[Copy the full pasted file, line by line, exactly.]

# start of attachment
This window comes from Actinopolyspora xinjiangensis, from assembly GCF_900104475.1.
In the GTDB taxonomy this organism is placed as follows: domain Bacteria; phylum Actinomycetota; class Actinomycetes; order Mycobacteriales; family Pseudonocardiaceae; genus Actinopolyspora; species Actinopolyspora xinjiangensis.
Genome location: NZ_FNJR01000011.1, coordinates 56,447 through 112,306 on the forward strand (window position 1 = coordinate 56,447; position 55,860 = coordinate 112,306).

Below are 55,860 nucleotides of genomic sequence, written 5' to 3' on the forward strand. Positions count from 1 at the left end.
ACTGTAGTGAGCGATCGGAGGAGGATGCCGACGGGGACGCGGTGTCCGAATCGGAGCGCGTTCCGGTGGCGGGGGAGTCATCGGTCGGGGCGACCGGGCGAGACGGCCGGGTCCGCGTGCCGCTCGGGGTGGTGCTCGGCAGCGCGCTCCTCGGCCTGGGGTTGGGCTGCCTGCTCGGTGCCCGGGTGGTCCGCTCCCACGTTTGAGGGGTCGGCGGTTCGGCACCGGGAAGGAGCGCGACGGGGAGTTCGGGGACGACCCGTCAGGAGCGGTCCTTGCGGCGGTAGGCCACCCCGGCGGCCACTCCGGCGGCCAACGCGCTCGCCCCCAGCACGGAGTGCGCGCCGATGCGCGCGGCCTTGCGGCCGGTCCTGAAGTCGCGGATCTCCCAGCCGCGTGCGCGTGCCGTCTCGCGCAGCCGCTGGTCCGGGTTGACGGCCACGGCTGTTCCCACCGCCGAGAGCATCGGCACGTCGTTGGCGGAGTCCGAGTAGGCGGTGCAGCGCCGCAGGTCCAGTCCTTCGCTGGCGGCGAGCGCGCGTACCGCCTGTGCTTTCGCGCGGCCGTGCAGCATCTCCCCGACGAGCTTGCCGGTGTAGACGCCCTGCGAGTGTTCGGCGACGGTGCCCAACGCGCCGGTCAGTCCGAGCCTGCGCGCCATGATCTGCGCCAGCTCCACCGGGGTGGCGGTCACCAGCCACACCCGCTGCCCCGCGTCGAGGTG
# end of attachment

This window comes from Actinopolyspora xinjiangensis, from assembly GCF_900104475.1.
In the GTDB taxonomy this organism is placed as follows: domain Bacteria; phylum Actinomycetota; class Actinomycetes; order Mycobacteriales; family Pseudonocardiaceae; genus Actinopolyspora; species Actinopolyspora xinjiangensis.
Genome location: NZ_FNJR01000011.1, coordinates 56,447 through 112,306 on the forward strand (window position 1 = coordinate 56,447; position 55,860 = coordinate 112,306).

Below are 55,860 nucleotides of genomic sequence, written 5' to 3' on the forward strand. Positions count from 1 at the left end.
ACTGTAGTGAGCGATCGGAGGAGGATGCCGACGGGGACGCGGTGTCCGAATCGGAGCGCGTTCCGGTGGCGGGGGAGTCATCGGTCGGGGCGACCGGGCGAGACGGCCGGGTCCGCGTGCCGCTCGGGGTGGTGCTCGGCAGCGCGCTCCTCGGCCTGGGGTTGGGCTGCCTGCTCGGTGCCCGGGTGGTCCGCTCCCACGTTTGAGGGGTCGGCGGTTCGGCACCGGGAAGGAGCGCGACGGGGAGTTCGGGGACGACCCGTCAGGAGCGGTCCTTGCGGCGGTAGGCCACCCCGGCGGCCACTCCGGCGGCCAACGCGCTCGCCCCCAGCACGGAGTGCGCGCCGATGCGCGCGGCCTTGCGGCCGGTCCTGAAGTCGCGGATCTCCCAGCCGCGTGCGCGTGCCGTCTCGCGCAGCCGCTGGTCCGGGTTGACGGCCACGGCTGTTCCCACCGCCGAGAGCATCGGCACGTCGTTGGCGGAGTCCGAGTAGGCGGTGCAGCGCCGCAGGTCCAGTCCTTCGCTGGCGGCGAGCGCGCGTACCGCCTGTGCTTTCGCGCGGCCGTGCAGCATCTCCCCGACGAGCTTGCCGGTGTAGACGCCCTGCGAGTGTTCGGCGACGGTGCCCAACGCGCCGGTCAGTCCGAGCCTGCGCGCCATGATCTGCGCCAGCTCCACCGGGGTGGCGGTCACCAGCCACACCCGCTGCCCCGCGTCGAGGTG